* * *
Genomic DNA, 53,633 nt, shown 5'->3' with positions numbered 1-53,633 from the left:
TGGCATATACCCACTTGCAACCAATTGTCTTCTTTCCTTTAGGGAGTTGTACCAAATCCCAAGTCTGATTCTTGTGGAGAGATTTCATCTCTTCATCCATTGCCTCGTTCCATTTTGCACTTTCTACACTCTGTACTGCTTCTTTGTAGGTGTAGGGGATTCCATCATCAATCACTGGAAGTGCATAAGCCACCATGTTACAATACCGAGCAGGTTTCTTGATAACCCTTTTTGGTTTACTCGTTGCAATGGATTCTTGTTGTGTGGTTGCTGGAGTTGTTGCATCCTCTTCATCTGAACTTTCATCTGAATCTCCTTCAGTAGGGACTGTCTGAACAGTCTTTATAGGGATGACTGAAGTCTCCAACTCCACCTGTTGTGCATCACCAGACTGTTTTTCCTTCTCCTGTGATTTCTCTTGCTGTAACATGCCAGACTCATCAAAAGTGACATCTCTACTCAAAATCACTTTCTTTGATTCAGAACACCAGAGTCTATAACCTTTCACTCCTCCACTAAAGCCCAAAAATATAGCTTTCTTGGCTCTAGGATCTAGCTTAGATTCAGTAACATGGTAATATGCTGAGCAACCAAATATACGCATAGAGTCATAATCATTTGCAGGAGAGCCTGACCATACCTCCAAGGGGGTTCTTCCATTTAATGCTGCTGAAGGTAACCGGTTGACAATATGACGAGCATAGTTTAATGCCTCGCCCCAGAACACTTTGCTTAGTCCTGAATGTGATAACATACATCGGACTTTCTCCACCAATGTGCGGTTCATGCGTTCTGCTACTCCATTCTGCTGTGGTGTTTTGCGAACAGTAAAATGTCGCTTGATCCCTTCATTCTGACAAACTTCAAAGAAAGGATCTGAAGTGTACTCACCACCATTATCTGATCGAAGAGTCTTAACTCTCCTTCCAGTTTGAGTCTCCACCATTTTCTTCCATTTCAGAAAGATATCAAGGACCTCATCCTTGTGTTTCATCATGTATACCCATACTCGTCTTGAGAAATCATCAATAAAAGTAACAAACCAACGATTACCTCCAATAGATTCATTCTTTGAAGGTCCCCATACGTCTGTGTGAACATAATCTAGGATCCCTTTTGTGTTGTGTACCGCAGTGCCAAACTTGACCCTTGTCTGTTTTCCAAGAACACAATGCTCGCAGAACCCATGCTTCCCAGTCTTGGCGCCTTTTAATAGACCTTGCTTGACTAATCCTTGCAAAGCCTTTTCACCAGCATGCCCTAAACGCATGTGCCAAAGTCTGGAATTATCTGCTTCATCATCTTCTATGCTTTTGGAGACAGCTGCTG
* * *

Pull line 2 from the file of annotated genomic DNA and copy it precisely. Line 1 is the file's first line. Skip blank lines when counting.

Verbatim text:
TGGCATATACCCACTTGCAACCAATTGTCTTCTTTCCTTTAGGGAGTTGTACCAAATCCCAAGTCTGATTCTTGTGGAGAGATTTCATCTCTTCATCCATTGCCTCGTTCCATTTTGCACTTTCTACACTCTGTACTGCTTCTTTGTAGGTGTAGGGGATTCCATCATCAATCACTGGAAGTGCATAAGCCACCATGTTACAATACCGAGCAGGTTTCTTGATAACCCTTTTTGGTTTACTCGTTGCAATGGATTCTTGTTGTGTGGTTGCTGGAGTTGTTGCATCCTCTTCATCTGAACTTTCATCTGAATCTCCTTCAGTAGGGACTGTCTGAACAGTCTTTATAGGGATGACTGAAGTCTCCAACTCCACCTGTTGTGCATCACCAGACTGTTTTTCCTTCTCCTGTGATTTCTCTTGCTGTAACATGCCAGACTCATCAAAAGTGACATCTCTACTCAAAATCACTTTCTTTGATTCAGAACACCAGAGTCTATAACCTTTCACTCCTCCACTAAAGCCCAAAAATATAGCTTTCTTGGCTCTAGGATCTAGCTTAGATTCAGTAACATGGTAATATGCTGAGCAACCAAATATACGCATAGAGTCATAATCATTTGCAGGAGAGCCTGACCATACCTCCAAGGGGGTTCTTCCATTTAATGCTGCTGAAGGTAACCGGTTGACAATATGACGAGCATAGTTTAATGCCTCGCCCCAGAACACTTTGCTTAGTCCTGAATGTGATAACATACATCGGACTTTCTCCACCAATGTGCGGTTCATGCGTTCTGCTACTCCATTCTGCTGTGGTGTTTTGCGAACAGTAAAATGTCGCTTGATCCCTTCATTCTGACAAACTTCAAAGAAAGGATCTGAAGTGTACTCACCACCATTATCTGATCGAAGAGTCTTAACTCTCCTTCCAGTTTGAGTCTCCACCATTTTCTTCCATTTCAGAAAGATATCAAGGACCTCATCCTTGTGTTTCATCATGTATACCCATACTCGTCTTGAGAAATCATCAATAAAAGTAACAAACCAACGATTACCTCCAATAGATTCATTCTTTGAAGGTCCCCATACGTCTGTGTGAACATAATCTAGGATCCCTTTTGTGTTGTGTACCGCAGTGCCAAACTTGACCCTTGTCTGTTTTCCAAGAACACAATGCTCGCAGAACCCATGCTTCCCAGTCTTGGCGCCTTTTAATAGACCTTGCTTGACTAATCCTTGCAAAGCCTTTTCACCAGCATGCCCTAAACGCATGTGCCAAAGTCTGGAATTATCTGCTTCATCATCTTCTATGCTTTTGGAGACAGCTGCTG